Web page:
This report outlines the unexpected discovery of a group of Late Neolithic structures at Greenbogs, Monymusk in Aberdeenshire, along with a series of later prehistoric features in the mid-1990s. Recent radiocarbon dating shows that two four-post timber structures found here date to the period 2890–2490 cal bc. These were found in association with a range of other features including an oval structure and diffuse areas of burning. The closest parallels for the four-post structures can be found in a slowly growing body of Late Neolithic timber structures, some being interpreted as roofed dwellings and others as roofed or unroofed monuments. This article places the Greenbogs structures in their wider context, identifies a number of unexcavated parallels in the aerial record and addresses the nature of the four-post structures found across Late Neolithic Britain and Ireland and suggests that four-post structures were a more common element of Late Neolithic architecture than previously identified. A common building type appears to have been shared across large areas of Britain and Ireland in a variety of contexts, from the seemingly mundane to the more ‘charged’, as part of elaborate monument complexes. The later prehistoric features identified at Greenbogs include a concentration of Middle Bronze Age features including graves containing cremated human bones, one with an upright urn, and a number of Iron Age pits and other features.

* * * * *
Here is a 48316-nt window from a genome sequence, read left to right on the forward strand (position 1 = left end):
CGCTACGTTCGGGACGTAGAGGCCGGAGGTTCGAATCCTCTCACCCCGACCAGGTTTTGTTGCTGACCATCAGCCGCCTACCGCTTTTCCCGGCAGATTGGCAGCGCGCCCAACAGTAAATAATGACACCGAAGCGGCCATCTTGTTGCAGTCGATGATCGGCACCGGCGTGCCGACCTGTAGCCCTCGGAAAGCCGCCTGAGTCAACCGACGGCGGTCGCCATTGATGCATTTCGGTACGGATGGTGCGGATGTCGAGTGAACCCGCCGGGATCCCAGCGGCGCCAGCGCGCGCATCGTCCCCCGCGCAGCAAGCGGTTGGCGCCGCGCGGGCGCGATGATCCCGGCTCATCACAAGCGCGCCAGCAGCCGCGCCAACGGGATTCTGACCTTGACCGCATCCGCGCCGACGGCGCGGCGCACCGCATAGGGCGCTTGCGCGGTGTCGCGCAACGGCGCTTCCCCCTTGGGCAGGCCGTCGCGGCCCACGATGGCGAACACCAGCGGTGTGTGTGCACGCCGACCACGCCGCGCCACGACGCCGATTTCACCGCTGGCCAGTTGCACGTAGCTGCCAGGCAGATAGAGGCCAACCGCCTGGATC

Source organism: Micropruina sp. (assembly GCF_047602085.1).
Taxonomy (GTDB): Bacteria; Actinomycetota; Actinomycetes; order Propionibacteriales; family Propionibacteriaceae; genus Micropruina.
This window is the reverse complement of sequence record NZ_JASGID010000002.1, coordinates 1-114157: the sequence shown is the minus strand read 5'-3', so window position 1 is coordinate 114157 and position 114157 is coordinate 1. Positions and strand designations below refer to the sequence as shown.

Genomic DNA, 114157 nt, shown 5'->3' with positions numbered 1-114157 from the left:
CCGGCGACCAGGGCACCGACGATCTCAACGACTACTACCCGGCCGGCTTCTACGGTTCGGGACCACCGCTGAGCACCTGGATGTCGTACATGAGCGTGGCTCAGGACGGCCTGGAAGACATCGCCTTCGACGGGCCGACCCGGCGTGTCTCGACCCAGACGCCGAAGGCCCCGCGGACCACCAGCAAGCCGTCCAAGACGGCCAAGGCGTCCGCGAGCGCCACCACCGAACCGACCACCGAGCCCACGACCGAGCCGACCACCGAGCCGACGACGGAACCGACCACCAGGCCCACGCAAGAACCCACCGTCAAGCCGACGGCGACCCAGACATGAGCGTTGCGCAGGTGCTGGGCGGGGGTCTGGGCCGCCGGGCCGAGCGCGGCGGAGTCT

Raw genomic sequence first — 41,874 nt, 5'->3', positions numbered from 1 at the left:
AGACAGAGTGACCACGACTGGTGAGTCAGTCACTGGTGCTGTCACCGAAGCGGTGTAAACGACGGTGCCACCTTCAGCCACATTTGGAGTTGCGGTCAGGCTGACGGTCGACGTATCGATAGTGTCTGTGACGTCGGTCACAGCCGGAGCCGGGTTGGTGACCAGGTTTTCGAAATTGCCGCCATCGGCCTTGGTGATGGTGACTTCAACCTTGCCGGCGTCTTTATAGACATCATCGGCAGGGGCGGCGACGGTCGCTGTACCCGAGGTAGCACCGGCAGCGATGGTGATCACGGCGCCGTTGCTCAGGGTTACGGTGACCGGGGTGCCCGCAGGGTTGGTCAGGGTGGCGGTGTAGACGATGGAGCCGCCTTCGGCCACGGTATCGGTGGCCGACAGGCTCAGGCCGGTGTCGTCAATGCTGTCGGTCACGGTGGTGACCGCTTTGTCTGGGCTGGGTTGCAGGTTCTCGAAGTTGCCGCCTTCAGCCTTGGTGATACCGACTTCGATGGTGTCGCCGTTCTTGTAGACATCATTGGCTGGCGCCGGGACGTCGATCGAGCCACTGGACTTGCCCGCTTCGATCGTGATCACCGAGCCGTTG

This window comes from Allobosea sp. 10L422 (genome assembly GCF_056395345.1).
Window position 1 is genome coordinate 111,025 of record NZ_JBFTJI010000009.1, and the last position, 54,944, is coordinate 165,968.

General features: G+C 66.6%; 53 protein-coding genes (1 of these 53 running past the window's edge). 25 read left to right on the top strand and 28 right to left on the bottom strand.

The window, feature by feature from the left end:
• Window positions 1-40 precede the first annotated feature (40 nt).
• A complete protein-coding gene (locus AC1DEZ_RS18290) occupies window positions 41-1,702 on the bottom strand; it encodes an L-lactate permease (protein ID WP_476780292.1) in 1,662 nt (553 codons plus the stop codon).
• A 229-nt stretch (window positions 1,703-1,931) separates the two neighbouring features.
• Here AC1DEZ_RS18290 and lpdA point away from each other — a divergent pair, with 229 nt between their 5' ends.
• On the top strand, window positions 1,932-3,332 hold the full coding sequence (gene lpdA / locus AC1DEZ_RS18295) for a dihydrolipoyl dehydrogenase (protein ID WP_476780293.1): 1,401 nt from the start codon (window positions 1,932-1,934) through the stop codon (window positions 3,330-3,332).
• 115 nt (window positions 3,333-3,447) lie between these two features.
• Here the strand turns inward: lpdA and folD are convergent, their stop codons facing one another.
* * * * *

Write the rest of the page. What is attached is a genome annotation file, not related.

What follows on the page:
A log-coffin excavated in the early nineteenth century proved to be well enough preserved in the early twenty-first century for the full armoury of modern scientific investigation to give its occupants and contents new identity, new origins and a new date. In many ways the interpretation is much the same as before: a local big man buried looking out to sea. Modern analytical techniques can create a person more real, more human and more securely anchored in history. This research team shows how.